Temporary work booms, especially during recession
San Francisco — Christine Farrar is a ''temp,'' a temporary worker. She is one of 3.5 million Americans who have become members of the flexible work force, one of the fastest growing segments of the economy. Largely unrecognized by the public, the ranks of temporary workers have risen at an explosive 20 percent annual growth rate for the last seven years.
''I had a permanent job down in L.A.,'' explains Miss Farrar. ''When I moved up here about a year ago, I figured 'temping' would be the best way to find a company I would like working for permanently. But I've found I like this so much that I've gotten very fussy about settling down.''
The growth in temporary work is partially due to the recession. Businesses that have cut their work forces to the bone find they have more need for temporary workers. And people who cannot find permanent positions have turned to these jobs until they can find something permanent.
But there are others, like Miss Farrar, who are willing to take generally lower pay and benefits in return for the greater freedom and variety of temping. And businesses, particularly in the United States, are changing their personnel policies in ways that utilize temporary workers more liberally than in the past.
''Today, nine out of 10 companies, including 98 percent of the Fortune 500, use temporary workers,'' reports Walter W. Macauley, president and chief operating officer of Adia Temporary Services, the world's second-largest temporary-service company.
Adia recently conducted an international survey of the flexible work force which sketches a statistical portrait of temporary workers.
According to the study, the typical worker is a woman, but the number of men is growing. In the US, 1 in 8 temps are men, while in West Germany it is 1 in 3. Most are single, divorced, separated, or widowed. Most are young, under 30, although in the US, 12 percent are over 50. Most work as secretaries, although a surprising number work on computers and sophisticated telephone switchboards.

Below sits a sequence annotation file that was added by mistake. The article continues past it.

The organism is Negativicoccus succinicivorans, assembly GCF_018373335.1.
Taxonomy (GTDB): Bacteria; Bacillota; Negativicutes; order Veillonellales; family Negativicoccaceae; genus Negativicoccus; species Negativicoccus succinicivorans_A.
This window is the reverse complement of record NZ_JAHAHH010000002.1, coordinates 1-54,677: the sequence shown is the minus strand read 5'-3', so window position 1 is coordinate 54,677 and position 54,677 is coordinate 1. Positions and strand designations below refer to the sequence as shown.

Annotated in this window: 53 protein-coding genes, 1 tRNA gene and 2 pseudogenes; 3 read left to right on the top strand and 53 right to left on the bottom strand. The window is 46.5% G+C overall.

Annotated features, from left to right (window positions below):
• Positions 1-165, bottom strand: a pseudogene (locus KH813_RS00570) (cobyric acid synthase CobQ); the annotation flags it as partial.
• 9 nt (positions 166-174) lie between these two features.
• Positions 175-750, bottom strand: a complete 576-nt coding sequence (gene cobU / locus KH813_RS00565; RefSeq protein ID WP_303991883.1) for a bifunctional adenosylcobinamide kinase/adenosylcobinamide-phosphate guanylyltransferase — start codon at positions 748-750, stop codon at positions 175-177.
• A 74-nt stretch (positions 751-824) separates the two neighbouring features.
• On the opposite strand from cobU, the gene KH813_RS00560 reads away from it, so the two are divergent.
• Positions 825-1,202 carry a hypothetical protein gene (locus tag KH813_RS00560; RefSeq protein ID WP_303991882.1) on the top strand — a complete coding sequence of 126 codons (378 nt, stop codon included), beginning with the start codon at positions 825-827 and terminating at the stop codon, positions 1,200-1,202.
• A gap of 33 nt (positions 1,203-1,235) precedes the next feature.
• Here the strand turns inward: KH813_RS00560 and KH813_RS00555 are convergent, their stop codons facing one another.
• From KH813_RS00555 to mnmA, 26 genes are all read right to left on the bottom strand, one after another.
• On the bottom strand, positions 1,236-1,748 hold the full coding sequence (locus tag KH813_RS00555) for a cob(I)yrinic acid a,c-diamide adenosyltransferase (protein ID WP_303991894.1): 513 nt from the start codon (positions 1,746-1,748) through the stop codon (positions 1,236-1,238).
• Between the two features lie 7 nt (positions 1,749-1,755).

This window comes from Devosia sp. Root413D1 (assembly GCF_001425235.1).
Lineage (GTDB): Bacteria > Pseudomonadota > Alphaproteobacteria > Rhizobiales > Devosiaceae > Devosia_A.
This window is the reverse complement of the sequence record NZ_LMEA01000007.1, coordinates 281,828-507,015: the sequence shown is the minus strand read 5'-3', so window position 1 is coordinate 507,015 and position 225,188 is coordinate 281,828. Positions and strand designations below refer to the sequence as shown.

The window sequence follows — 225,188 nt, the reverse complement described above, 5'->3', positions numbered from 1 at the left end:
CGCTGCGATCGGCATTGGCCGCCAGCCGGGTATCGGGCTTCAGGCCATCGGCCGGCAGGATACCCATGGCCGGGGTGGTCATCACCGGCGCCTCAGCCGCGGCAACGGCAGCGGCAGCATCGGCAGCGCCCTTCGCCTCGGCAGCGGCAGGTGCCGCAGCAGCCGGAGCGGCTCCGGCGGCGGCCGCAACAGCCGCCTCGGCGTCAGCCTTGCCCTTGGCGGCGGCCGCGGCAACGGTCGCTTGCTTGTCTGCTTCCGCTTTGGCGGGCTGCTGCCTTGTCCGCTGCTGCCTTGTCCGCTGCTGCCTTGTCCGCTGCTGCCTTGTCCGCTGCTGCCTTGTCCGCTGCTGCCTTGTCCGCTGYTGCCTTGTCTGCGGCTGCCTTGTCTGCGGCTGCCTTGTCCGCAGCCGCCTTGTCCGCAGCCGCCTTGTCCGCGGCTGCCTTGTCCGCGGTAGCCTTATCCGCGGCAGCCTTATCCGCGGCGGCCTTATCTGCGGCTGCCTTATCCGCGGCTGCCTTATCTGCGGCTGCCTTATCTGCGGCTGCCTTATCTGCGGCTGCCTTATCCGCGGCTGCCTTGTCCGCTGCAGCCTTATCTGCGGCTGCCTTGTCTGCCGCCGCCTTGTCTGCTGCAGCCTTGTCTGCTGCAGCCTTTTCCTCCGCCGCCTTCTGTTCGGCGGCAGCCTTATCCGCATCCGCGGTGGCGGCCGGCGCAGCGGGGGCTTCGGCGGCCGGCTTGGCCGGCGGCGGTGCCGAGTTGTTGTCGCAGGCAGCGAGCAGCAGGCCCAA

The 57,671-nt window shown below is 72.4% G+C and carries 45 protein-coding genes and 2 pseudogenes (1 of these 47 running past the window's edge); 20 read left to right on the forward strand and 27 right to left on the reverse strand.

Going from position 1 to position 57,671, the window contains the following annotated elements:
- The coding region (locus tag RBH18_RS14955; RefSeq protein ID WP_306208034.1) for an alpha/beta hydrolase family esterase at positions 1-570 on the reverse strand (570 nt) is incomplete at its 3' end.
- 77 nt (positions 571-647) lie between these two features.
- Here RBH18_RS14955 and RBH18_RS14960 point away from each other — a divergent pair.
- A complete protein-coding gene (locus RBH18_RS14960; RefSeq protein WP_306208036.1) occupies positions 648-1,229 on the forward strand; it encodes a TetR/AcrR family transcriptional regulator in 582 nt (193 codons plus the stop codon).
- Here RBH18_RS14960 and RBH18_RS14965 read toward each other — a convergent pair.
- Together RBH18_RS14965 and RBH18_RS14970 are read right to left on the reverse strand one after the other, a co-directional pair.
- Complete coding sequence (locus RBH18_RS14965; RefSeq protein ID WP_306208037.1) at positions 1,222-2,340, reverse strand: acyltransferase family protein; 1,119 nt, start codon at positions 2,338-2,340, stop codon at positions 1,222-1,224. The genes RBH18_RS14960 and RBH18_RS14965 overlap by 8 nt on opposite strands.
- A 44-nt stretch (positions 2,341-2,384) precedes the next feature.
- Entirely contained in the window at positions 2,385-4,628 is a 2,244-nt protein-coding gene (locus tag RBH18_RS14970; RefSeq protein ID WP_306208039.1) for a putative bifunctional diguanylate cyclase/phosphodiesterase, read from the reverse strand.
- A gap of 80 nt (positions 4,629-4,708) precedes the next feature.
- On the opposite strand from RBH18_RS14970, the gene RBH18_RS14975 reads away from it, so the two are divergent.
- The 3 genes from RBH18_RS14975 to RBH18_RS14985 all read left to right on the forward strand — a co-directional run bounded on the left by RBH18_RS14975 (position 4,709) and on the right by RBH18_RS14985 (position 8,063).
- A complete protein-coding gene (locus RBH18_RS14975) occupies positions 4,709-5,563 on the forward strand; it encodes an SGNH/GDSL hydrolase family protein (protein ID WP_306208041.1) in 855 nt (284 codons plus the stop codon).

The survey also found that while one-third of the temporary workers in America are looking for permanent employment, almost half say their reasons for doing this type of work are because of other commitments which keep them from working full time, because they find temporary work more interesting, or because they are trying to gain experience and develop a career.
A number of these changes can be traced back to the uncertain economic times the world economy has gone through recently, Mr. Macauley argues: ''In the face of all these unpredictable fluctuations, we have seen personnel managers developing a philosophy of trying to keep a stable number of permanent employees and hiring temporaries for extra work or special projects.''
Partially as a result, the temporary-service industry has itself changed dramatically. The local mom-and-pop-type organizations have largely been replaced by national and international companies. They have developed sophisticated interview techniques and employ computers to match workers and jobs. While such operations often charge companies premium rates for temporary workers, the wages they pay remain pegged to entry-level salaries. However, some temporary-service companies have begun providing health and life insurance, paid holidays, and other bonuses to their workers. In addition, computer and word-processing operators can command relatively high salaries, even as temporaries.
''Five years ago, I would have predicted that office automation would be bad news for our business. But it has turned out just the opposite,'' Macauley says. Some temporary agencies even offer training in computer skills.
Companies have laid out a lot of money for this equipment, he explains, and they often have become dependent on it. So they won't let it sit idle even for a day or two. At the same time, other employees are less liable to know how to operate it properly. So companies are hiring more temporary workers with word-processing and computer skills, he says.
As a result, the temporary work force is currently booming. This year it looks like its growth may top 38 percent, Macauley says. In the last few months, serious labor shortages have developed in Boston, San Francisco, and Dallas, he says.
In addition, Macauley urges, ''For those who might be interested in temporary work, the next three weeks are the best time of year to get a job. College students have quit to return to school, and many housewives are not yet ready to return to work. So this is traditionally a lean time.''